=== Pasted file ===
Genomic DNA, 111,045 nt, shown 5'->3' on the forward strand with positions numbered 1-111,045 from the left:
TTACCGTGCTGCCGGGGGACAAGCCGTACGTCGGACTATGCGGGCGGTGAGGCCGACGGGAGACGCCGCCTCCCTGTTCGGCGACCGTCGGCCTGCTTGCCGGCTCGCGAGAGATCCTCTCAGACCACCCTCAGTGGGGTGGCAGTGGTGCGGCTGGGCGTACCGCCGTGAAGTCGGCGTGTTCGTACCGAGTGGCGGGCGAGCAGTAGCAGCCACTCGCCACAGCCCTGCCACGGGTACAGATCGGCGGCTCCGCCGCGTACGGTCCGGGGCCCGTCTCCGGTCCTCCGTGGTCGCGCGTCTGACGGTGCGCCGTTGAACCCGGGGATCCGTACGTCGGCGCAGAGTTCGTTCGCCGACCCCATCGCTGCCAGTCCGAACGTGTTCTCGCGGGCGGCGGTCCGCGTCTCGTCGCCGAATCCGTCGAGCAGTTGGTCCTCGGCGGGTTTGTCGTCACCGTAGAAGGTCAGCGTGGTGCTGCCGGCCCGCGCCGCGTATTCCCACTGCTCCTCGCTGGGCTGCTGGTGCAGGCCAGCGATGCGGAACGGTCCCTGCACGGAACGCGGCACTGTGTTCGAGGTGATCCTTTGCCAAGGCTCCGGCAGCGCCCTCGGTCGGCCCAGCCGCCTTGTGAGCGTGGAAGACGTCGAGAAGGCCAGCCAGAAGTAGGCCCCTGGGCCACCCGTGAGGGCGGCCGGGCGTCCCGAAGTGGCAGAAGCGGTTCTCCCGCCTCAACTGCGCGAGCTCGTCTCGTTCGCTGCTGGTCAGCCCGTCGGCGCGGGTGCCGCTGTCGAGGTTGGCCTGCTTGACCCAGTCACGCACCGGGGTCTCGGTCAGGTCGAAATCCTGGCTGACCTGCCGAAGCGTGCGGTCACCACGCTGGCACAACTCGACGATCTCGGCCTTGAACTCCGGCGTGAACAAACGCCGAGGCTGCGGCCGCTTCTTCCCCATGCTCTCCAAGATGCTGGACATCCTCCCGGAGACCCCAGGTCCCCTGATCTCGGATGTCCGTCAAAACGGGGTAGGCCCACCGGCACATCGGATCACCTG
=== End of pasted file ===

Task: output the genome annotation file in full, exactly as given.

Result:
Genomic DNA, 111,045 nt, shown 5'->3' on the forward strand with positions numbered 1-111,045 from the left:
TTACCGTGCTGCCGGGGGACAAGCCGTACGTCGGACTATGCGGGCGGTGAGGCCGACGGGAGACGCCGCCTCCCTGTTCGGCGACCGTCGGCCTGCTTGCCGGCTCGCGAGAGATCCTCTCAGACCACCCTCAGTGGGGTGGCAGTGGTGCGGCTGGGCGTACCGCCGTGAAGTCGGCGTGTTCGTACCGAGTGGCGGGCGAGCAGTAGCAGCCACTCGCCACAGCCCTGCCACGGGTACAGATCGGCGGCTCCGCCGCGTACGGTCCGGGGCCCGTCTCCGGTCCTCCGTGGTCGCGCGTCTGACGGTGCGCCGTTGAACCCGGGGATCCGTACGTCGGCGCAGAGTTCGTTCGCCGACCCCATCGCTGCCAGTCCGAACGTGTTCTCGCGGGCGGCGGTCCGCGTCTCGTCGCCGAATCCGTCGAGCAGTTGGTCCTCGGCGGGTTTGTCGTCACCGTAGAAGGTCAGCGTGGTGCTGCCGGCCCGCGCCGCGTATTCCCACTGCTCCTCGCTGGGCTGCTGGTGCAGGCCAGCGATGCGGAACGGTCCCTGCACGGAACGCGGCACTGTGTTCGAGGTGATCCTTTGCCAAGGCTCCGGCAGCGCCCTCGGTCGGCCCAGCCGCCTTGTGAGCGTGGAAGACGTCGAGAAGGCCAGCCAGAAGTAGGCCCCTGGGCCACCCGTGAGGGCGGCCGGGCGTCCCGAAGTGGCAGAAGCGGTTCTCCCGCCTCAACTGCGCGAGCTCGTCTCGTTCGCTGCTGGTCAGCCCGTCGGCGCGGGTGCCGCTGTCGAGGTTGGCCTGCTTGACCCAGTCACGCACCGGGGTCTCGGTCAGGTCGAAATCCTGGCTGACCTGCCGAAGCGTGCGGTCACCACGCTGGCACAACTCGACGATCTCGGCCTTGAACTCCGGCGTGAACAAACGCCGAGGCTGCGGCCGCTTCTTCCCCATGCTCTCCAAGATGCTGGACATCCTCCCGGAGACCCCAGGTCCCCTGATCTCGGATGTCCGTCAAAACGGGGTAGGCCCACCGGCACATCGGATCACCTG